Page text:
From Comics Buyer’s Guide #1683:
I’m breaking format with this month’s edition of “Tony’s Tips” on
account of I’m hot, grumpy, and overwhelmed. The first comes from
July being the second hottest July in the verifiable record of my
area. It was hot and it was mega-muggy. Walking to get the daily
newspapers and mail was like pushing through an ocean of steamy wet
towels. Even with air conditioning, I had a persistent headache and
a desert-dry throat. Weather wizards are predicting August will be
more of the same. That’s just swell.
My grumpiness level has been further exasperated by too many e-mail
requests that I write about the pressing issues of comicdom. The
ones that everyone else online is writing about. Because, y’know,
without me, there are only 999 other people writing about the same
damn things. Still, I always try to give my readers want they want,
so, before I get to the larger “overwhelmed” portion of my column,
it’s time for a lightning round of issues I really don’t want to
write about. The things I do for you.
Question: What did you think of this year’s Comic-Con International
in San Diego?
Response: I wasn’t there.
Q: What do you think of (insert news) announced at the Comic-Con?
R: Anything I “think” would be mere speculation. I’d rather wait
and comment on (insert news) when it happens or is published. If
Q: What do you think of the DC Comics reboot of its main super-hero
R: I haven’t read any of the 52 first issues, so anything I “think”
would be mere speculation. I know I wouldn’t want to be any other
comics publisher competing with 52 first issues coming out in the
Q: Will you read and review those 52 first issues?
R: Yes, I’ll read them. But, given that 999 other people will be
reviewing them, I’ll probably take a pass unless any of the issues
surprises me in a good way.
Q: What do you think of the judicial ruling against the Jack Kirby
estate in its lawsuit against Marvel Comics?
R: I think current judicial acumen and laws have not kept pace with
the very real and wholly addressable inequities in the comic-book
industry. I also think, regardless of the ruling, that Marvel owes
an enormous debt to Jack Kirby. Paying royalties to Kirby’s heirs
would be the right and honorable thing to do here.
That said, I am dismayed that some Kirby supporters feel they must
denigrate the contributions of Kirby’s many collaborators and even
disparage the character of those collaborators. They do no honor
to Kirby with such behavior.
Q: Holy ratbag, Tony! I never knew So-and-So was such a So-and-So.
How can I protect myself from being screwed over by guys like him?
A: Google them.
Comicdom is not immune from unsavory characters. Wannabe publishers
who owe writers and artists tens of thousands of dollars. Wretches
selling forged art. Con men claiming to represent artists. Bogus
convention promoters cheating pros, retailers, and even charities.
It can be dangerous out there and you need to be smart when you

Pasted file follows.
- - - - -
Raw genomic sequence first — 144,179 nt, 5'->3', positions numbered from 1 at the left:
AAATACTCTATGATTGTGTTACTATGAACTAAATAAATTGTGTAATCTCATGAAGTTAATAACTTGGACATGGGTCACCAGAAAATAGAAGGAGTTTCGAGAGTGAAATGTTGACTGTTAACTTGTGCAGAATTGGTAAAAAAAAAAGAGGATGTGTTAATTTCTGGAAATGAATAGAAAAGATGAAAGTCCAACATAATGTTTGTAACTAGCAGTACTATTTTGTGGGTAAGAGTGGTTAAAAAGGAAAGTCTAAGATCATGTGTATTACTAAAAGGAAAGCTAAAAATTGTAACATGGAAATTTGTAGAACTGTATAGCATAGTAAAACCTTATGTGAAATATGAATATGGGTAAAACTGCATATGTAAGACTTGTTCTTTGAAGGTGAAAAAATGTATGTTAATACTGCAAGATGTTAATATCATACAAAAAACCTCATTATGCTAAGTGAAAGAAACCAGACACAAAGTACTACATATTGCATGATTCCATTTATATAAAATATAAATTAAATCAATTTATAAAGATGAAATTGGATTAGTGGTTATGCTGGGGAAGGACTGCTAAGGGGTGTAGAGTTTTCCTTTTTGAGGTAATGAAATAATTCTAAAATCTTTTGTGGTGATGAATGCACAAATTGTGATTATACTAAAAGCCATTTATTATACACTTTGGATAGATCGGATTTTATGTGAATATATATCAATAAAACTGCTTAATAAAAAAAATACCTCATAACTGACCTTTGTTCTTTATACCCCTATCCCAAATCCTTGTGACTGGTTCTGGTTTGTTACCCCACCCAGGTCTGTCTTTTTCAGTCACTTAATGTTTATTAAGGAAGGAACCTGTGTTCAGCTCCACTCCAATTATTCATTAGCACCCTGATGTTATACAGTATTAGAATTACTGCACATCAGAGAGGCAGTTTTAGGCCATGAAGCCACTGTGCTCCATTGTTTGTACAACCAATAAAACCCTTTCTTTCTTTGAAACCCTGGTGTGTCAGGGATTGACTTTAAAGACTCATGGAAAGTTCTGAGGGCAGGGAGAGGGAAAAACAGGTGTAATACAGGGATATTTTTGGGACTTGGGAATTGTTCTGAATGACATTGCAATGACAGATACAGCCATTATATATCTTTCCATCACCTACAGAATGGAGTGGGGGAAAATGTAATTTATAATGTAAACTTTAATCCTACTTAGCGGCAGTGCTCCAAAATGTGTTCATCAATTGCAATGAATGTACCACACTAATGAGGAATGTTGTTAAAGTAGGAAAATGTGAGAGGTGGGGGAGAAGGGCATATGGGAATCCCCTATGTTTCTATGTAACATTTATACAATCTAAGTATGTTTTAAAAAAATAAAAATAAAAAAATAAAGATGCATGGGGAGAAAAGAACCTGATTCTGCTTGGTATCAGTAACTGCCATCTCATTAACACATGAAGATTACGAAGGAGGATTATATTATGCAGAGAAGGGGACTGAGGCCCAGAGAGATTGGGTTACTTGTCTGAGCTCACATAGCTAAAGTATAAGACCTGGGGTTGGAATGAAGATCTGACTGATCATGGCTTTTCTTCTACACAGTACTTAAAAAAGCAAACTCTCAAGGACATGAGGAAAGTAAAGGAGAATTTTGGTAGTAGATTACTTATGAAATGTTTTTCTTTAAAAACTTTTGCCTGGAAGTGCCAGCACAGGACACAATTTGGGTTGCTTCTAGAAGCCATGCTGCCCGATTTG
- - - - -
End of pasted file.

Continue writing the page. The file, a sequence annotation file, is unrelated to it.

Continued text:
walk those mean streets.
Doing a search doesn’t take a great deal of time. It’s helped me
dodge a few bullets in recent years and, when I’ve had knowledge of
comicdom predators looking for new prey, I make this suggestion to
their would-be victims.
I don’t give details, I just suggest they Google the individual or
individuals. That’s usually all it takes to keep them from wasting
their time, money, or effort...and they usually thank me for making
Use the Google. It’s easy, it’s quick, and it will save you grief
down the line. Have fun, but be careful out there.
Now we arrive at the “overwhelmed” portion of this month’s column.
I’ve written of my - cue ominous music - V.A.O.S. That stands for
“Vast Accumulation of Stuff” and its physical form consists of tens
of thousands, maybe even hundreds of thousands comic books, books,
and other items.
There was a time when these items could be found in nearly every
room in my house. In recent years, with much help from family and
friends, I’ve confined them to my office, a former playroom, half
of a very large basement, and a big honking storage unit. It has
long been my intent to divest myself of 80% of this looming menace
to my sanity. Last month, my son Eddie and I took our latest steps
in this ongoing war with the V.A.O.S.
In preparation for a garage sale that will hopefully have happened
by the time you read this column, we cleared out approximately half
of my office. I can hear you scoff.
“Half of your office? Talk about your labors of Hercules.”
Scoff no more, my sarcastic friends. My office measures around 165
square feet. The half that we cleared out added up to:
25 boxes of items for the garage sale;
10 boxes of items I’m keeping for the time being until I can look
through them more carefully;
dozens of VHS tapes, mostly anime;
McDonald’s and other fast food restaurant toys;
8 bags of trash, consisting of old files, old letters, and ancient
newspaper clippings I thought I might write about in my nigh-daily
online blog; and,
dozens of empty boxes I was holding on to because “they’re perfect
for shipping whatever I sell on eBay.”
The above falls far short of qualifying me for a guest appearance
on the “Hoarders” TV show, but the realization of how much stuff I
had in just that relatively small space was overwhelming. I had a
literal anxiety attack as the items to be sorted filled our living
room from end to end.
I was thankful I had planned this assault on the V.A.O.S. for when
Sainted Wife Barb and daughter Kelly were on vacation. It took a
few days of just putting my head down and ramming through all that
stuff, but Eddie and I managed to clear the living room and start
setting up the garage sale.
I also grateful for the “DrawerBoxes” boxes I had received from the
Collection Drawer Company a couple years back. Their sturdy boxes
allowed Eddie and I to sort the comics and books I’m keeping in an
organized fashion. Organizing all the stuff I want to keep will
take years, but that job will go a great deal smoother thanks to
these boxes. If you want to check out these terrific storage boxes
for yourself, head over to:
Going through all that stuff from my office wasn’t without perks.
I “discovered” many wonderful items that had been lost to the Vast